After Being Shot Twice in Head, Ex-NFL Player Stedman Bailey Says He's a 'Walking Miracle'

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Elaine Aradillas
·4 min read
After Being Shot Twice in Head, Ex-NFL Player Stedman Bailey Says He's a 'Walking Miracle'
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Professional Athletes Who Survived Gun Violence Share Stories of Pain – and Purpose

Four professional athletes (Devereaux Peters, DeAndre’ Bembry, Stedman Bailey, and Diontae Spencer) reveal the horrific moments when gunfire altered their lives — and how they’re working to stop the shootings.

It was the day before Thanksgiving in 2015 and Stedman Bailey sat inside his rented Chevy Tahoe with two young cousins and their father while waiting for a friend.

As he scrolled through his phone looking at his social media, he noticed a car approaching. Within moments, his life would change forever.

"I just started hearing shots ring out — we were in the middle of it, bullets everywhere," the former NFL player, 30, recalls. "There were more than 30 bullets sprayed all over the car. My two little cousins' father, he laid on top of the kids and was struck 11 times."

David Richard/AP/Shutterstock Stedman Bailey

Somehow, his cousins' father survived, and so did he. Bailey was struck twice in the head, which shattered his skull over his eyebrow and ended his career as a wide receiver for the St. Louis Rams.

On Jan. 19, Bailey sat down with three other professional athletes — Devereaux Peters, a now-retired WNBA forward; Diontae Spencer, wide receiver for the NFL's Denver Broncos; and DeAndre' Bembry, shooting guard for the NBA's Toronto Raptors — for an intimate conversation about their personal experiences with gun violence and how it affected them.

The virtual roundtable event, in partnership with PEOPLE and the nonprofit advocacy organization Everytown for Gun Safety, brought the athletes together ahead of National Gun Violence Survivors Week, which runs today through Friday. The athletes are all members of the Everytown Athletic Council, whose members highlight the gun violence crisis, often with very personal stories.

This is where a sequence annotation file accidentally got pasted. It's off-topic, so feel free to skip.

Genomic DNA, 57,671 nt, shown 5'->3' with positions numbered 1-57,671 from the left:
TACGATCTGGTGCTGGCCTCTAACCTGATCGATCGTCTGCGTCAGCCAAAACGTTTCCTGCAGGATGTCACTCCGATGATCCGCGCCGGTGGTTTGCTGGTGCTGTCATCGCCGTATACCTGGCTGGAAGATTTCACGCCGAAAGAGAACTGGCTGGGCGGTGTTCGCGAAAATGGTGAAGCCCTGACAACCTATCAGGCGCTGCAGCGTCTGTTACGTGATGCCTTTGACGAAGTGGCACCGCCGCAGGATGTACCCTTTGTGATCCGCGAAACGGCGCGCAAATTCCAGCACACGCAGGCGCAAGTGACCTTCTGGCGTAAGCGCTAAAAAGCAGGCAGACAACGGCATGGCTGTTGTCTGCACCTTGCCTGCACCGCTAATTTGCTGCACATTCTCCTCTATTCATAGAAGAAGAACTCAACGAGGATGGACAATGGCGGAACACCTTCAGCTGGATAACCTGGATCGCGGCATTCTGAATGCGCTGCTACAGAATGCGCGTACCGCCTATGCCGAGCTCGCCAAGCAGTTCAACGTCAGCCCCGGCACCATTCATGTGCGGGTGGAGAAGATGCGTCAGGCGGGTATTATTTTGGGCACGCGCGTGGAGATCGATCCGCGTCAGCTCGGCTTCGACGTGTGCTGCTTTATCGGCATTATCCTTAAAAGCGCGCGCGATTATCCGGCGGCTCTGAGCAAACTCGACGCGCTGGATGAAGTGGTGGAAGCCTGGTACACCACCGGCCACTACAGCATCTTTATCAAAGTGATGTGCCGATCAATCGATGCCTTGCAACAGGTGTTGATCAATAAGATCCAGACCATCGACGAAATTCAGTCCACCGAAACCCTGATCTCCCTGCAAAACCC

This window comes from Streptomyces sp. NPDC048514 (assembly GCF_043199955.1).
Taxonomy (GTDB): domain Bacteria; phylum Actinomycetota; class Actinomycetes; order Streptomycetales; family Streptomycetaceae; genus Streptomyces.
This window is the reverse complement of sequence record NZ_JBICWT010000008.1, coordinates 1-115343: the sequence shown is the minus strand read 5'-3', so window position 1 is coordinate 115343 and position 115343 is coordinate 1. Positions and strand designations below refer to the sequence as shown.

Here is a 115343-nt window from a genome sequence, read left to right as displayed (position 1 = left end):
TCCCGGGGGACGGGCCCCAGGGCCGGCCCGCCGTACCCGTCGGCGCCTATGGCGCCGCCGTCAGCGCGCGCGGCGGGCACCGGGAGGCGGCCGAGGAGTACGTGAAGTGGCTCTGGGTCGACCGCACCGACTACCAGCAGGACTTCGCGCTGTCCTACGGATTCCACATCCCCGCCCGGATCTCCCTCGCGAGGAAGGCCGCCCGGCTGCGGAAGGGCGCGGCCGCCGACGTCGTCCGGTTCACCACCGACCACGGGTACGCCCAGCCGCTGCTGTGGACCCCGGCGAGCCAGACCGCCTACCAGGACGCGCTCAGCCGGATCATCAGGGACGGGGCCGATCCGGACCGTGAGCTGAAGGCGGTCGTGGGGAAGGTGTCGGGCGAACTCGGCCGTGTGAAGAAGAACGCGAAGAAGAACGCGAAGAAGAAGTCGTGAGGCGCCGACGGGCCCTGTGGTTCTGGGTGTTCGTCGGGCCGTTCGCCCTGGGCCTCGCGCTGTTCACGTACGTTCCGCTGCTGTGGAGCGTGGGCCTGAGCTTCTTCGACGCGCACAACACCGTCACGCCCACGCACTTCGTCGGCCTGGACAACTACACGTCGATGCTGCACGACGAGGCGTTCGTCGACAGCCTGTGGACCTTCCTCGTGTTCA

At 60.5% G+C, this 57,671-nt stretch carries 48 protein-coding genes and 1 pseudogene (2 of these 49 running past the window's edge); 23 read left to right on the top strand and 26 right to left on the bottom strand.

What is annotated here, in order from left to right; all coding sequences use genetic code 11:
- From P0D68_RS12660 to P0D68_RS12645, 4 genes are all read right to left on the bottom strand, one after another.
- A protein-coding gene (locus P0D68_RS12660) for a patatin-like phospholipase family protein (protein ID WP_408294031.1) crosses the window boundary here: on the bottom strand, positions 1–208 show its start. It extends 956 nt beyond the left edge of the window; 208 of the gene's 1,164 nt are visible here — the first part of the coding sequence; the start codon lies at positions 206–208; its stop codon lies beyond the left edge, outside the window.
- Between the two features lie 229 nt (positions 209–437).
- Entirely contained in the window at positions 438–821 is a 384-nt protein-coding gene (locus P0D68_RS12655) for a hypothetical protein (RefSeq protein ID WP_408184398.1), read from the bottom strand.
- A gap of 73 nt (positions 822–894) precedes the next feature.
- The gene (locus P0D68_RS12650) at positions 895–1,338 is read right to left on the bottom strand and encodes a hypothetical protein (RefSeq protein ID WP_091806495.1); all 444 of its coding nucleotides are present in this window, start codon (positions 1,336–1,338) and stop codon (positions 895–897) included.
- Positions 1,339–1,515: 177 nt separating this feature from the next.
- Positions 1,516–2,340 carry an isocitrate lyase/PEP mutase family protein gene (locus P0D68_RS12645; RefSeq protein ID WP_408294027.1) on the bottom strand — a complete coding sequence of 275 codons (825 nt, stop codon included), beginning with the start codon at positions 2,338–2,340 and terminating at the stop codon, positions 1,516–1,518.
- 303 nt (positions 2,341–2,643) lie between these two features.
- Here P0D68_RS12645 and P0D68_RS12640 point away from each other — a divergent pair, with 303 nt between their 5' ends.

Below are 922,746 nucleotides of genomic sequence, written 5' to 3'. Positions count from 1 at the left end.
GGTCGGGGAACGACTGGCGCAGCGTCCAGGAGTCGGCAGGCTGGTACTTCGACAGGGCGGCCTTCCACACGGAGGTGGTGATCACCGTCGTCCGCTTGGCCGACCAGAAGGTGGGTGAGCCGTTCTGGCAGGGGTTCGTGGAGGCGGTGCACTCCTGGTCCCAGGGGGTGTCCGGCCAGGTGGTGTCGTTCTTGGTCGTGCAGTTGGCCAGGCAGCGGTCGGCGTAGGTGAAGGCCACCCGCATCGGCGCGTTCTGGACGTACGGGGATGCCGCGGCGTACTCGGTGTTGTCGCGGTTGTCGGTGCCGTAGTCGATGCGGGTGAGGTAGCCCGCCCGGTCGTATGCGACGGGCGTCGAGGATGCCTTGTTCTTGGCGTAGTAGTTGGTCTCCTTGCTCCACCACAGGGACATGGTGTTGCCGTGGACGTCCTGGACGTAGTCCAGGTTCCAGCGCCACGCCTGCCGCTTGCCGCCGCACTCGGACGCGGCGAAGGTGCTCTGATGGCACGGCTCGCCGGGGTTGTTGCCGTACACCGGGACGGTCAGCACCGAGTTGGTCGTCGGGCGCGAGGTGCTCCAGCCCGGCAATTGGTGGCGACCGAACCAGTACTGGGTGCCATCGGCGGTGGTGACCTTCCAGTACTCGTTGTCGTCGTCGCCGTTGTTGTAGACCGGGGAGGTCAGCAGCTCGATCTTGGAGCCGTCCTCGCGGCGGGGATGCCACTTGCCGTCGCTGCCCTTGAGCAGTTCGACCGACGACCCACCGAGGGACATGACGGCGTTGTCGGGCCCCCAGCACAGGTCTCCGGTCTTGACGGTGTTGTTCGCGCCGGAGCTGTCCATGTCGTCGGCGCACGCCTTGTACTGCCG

For more on how a group of athletes survived gun violence and now work to combat it, subscribe now to PEOPLE or pick up this week's issue, on newsstands now.

(Watch the full People Features: Gun Violence Survivor Athletes panel above, or streaming now on PeopleTV.com. The discussion was also featured on last Thursday's episode of PEOPLE: (The TV Show!), and the segment appears below.)

Professional Athletes Who Survived Gun Violence Share Stories of Pain — and Purpose

Ahead of National Gun Violence Survivors Week, Feb. 1-7, PEOPLE and Everytown for Gun Safety partnered for a virtual roundtable discussion

Want to keep up with the latest crime coverage? Sign up for PEOPLE's free True Crime newsletter for breaking crime news, ongoing trial coverage and details of intriguing unsolved cases.

Nearly 40,000 Americans are killed with guns every year in America — and approximately 85,000 more are shot and wounded, according to the Centers for Disease Control and Prevention.

RELATED: DeAndre' Bembry Was Drafted into NBA a Week After Brother's Killing, Now Honors Him 'Every Day'

"I'm a walking miracle and I don't take that for granted at all. So, I want to continue to share my story and shed light on what happened to me," says Bailey, who speaks publicly about his experience and encourages young people to make good life choices through his lifestyle brand +Energee.

Top row from left: Elaine Aradillas, Devereaux Peters, Diontae Spencer. Bottom row from left: Stedman Bailey, DeAndre Bembry

After his life-changing moment, he knew he had a decision to make: either feel sorry for himself or celebrate the life he was given despite suffering from PTSD, depression and seizures.

RELATED: Professional Athletes Who Survived Gun Violence Share Stories of Pain — and Purpose

"I look at myself in the mirror and I gain strength from it," he says. "I have a few people that I grew up with over the years that lost their lives due to gun violence. They're not here to share their story, or even have a voice. So I want to stand in the gap for the people who are voiceless now."

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